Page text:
Don't trust Millennials for chocolates: Study

Don't trust Millennials for chocolates: Study

According to a new study when it comes to chocolates, Millennials also known as the Millennial Generation can't be trusted, as they say something else and do exactly the opposite.

Kansas State University researchers have found that the majority of millennials may not be putting their money where their mouths are while selecting a chocolate.

Despite strong preferences for ethical chocolate in focus groups, only 14 percent of millennials in individual choice studies selected candy with ethical or social factors.

Now, you can broadcast messages to stars

Now, you can broadcast messages to stars

According to a new study, now people can broadcast their messages to stars through artistic space odyssey.

Researchers from University of Edinburgh have revealed that in autumn 2016, dispatches from the public will be converted into radio waves and will be broadcasted towards the North Star, Polaris, this autumn, reaching their destination in 434 years.

The interstellar message in a bottle will comprise of people's responses to a single question: how will our present environmental interactions shape the future?

`Innate teaching skills` component of human nature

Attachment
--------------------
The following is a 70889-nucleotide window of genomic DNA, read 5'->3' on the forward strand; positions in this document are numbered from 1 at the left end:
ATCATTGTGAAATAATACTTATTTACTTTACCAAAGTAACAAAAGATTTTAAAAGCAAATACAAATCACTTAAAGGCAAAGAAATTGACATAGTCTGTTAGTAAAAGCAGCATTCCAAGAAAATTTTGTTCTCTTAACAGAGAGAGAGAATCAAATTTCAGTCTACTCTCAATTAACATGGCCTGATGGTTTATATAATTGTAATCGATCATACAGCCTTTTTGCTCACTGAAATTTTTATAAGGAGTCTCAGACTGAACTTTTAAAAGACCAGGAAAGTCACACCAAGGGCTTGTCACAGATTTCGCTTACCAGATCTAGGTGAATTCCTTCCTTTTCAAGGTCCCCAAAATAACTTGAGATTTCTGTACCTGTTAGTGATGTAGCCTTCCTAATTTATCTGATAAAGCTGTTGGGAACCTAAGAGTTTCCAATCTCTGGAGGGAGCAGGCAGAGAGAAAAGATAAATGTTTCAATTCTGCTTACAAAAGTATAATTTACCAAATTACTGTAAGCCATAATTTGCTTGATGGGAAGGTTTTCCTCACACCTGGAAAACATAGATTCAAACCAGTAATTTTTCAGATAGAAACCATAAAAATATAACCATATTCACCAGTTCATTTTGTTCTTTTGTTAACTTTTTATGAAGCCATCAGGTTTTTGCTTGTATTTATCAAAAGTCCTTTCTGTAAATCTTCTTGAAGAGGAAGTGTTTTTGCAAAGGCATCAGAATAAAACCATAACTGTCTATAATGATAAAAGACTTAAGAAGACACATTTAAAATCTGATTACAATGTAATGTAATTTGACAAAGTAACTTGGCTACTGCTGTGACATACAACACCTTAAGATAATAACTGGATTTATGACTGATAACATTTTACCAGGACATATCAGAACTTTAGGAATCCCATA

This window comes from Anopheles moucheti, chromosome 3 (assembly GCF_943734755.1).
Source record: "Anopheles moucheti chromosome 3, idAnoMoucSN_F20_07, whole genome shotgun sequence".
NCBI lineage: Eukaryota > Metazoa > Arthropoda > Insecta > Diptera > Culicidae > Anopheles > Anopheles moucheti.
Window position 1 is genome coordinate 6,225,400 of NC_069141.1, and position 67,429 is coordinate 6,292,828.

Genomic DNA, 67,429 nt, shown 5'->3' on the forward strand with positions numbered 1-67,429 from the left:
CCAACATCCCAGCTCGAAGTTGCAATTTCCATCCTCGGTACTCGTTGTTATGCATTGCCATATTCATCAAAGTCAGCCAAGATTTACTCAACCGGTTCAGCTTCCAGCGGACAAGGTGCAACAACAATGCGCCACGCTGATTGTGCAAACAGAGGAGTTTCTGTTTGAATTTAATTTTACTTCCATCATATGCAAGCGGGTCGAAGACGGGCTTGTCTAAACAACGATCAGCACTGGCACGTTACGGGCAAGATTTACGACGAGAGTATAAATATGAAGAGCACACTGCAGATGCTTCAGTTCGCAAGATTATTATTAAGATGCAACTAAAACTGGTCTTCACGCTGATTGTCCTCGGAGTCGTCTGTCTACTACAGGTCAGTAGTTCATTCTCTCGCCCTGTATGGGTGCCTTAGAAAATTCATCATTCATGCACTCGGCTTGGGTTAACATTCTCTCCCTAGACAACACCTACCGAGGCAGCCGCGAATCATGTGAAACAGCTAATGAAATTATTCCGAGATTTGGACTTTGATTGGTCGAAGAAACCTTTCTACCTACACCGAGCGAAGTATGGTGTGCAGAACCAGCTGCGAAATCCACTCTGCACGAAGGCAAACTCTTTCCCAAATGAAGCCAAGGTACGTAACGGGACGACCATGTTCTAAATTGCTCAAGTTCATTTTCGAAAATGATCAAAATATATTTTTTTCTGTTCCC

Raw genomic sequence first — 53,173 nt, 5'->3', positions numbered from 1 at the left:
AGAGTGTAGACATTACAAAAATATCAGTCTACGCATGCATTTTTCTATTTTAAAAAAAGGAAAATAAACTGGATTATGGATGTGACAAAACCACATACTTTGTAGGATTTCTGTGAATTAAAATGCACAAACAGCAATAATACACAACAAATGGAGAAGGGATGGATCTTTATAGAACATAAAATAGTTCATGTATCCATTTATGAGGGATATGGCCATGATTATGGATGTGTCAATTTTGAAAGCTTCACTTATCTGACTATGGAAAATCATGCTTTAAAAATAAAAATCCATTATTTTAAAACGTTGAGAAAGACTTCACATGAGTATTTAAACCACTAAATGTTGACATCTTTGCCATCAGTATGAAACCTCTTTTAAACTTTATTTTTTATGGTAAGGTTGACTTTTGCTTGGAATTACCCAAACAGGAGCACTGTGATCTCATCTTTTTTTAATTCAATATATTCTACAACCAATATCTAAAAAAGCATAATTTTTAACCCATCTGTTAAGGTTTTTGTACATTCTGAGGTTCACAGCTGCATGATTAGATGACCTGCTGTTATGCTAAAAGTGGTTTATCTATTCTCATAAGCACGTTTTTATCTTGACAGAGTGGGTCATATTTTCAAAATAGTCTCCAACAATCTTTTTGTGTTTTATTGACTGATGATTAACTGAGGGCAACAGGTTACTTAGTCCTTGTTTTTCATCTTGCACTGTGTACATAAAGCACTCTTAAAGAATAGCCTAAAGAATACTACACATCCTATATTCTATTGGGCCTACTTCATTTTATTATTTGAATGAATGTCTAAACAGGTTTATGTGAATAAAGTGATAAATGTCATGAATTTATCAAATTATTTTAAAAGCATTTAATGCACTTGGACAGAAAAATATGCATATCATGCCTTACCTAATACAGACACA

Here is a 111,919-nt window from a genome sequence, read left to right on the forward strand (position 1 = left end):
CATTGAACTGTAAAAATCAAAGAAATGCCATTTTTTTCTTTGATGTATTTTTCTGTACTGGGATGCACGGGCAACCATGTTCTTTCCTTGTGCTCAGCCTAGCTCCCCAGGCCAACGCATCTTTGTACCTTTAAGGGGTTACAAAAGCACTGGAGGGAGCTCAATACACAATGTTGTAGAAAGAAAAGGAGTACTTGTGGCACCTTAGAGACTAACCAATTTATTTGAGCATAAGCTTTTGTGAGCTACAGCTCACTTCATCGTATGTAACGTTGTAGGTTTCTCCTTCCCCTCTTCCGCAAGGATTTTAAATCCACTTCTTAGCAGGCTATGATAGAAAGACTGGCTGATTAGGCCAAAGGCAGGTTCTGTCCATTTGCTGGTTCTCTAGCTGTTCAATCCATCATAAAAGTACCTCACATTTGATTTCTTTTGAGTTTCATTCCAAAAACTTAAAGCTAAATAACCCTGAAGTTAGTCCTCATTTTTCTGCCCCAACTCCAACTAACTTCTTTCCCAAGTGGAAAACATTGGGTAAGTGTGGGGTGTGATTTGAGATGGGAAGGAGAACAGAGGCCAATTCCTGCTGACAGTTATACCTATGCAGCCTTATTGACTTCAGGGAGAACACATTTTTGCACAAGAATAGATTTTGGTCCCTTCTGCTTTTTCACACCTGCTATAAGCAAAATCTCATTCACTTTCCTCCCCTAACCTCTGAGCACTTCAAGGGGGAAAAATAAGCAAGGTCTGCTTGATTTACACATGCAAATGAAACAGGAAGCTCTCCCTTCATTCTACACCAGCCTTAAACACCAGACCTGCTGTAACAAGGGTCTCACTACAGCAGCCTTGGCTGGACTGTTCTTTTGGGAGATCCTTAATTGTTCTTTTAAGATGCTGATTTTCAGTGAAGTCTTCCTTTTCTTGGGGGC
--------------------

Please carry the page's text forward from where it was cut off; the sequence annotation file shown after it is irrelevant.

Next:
`Innate teaching skills` component of human nature

A new study has revealed that innate teaching skills are an unknown part of human nature.

Lead researcher and Washington State University anthropologist Barry Hewlett has found that teaching in formal education is a way different than the way it used to prevail in small-scale groups that he had worked with.

However, cognitive psychologists and evolutionary biologists suggested that this teaching is universal. Hewlett was particularly intrigued by the thinking of cognitive psychologists like Gyorgy Gergely of Central European University.

Traffic air pollution can develop facial Lentigines: Study

Traffic air pollution can develop facial Lentigines: Study

A new study has revealed a connection between the levels of traffic-related air pollution and air pollution-associated gases which result in the formation of dark spots on the skin, known as Lentigines.

Lead researcher Jean Krutmann, MD, of the IUF-Leibniz Research Institute for Environmental Medicine, Dusseldorf, Germany said the traffic-related air pollution is characterized by increased concentration of nitrogen dioxide
(NO2). While NO2 exposure is known to be associated with low lung function and lung cancer, the effect of NO2 on human skin has never been investigated.

Planets similar to earth have identical interiors

Planets similar to earth have identical interiors

A new research has suggested that like earth other rocky planets also have a thin outer crust, a thick mantle and a Mars-sized core.

Lead author Li Zeng of the Harvard-Smithsonian Center for Astrophysics said that they wanted to see how Earth-like these rocky planets are and it turns out that they are very Earth-like.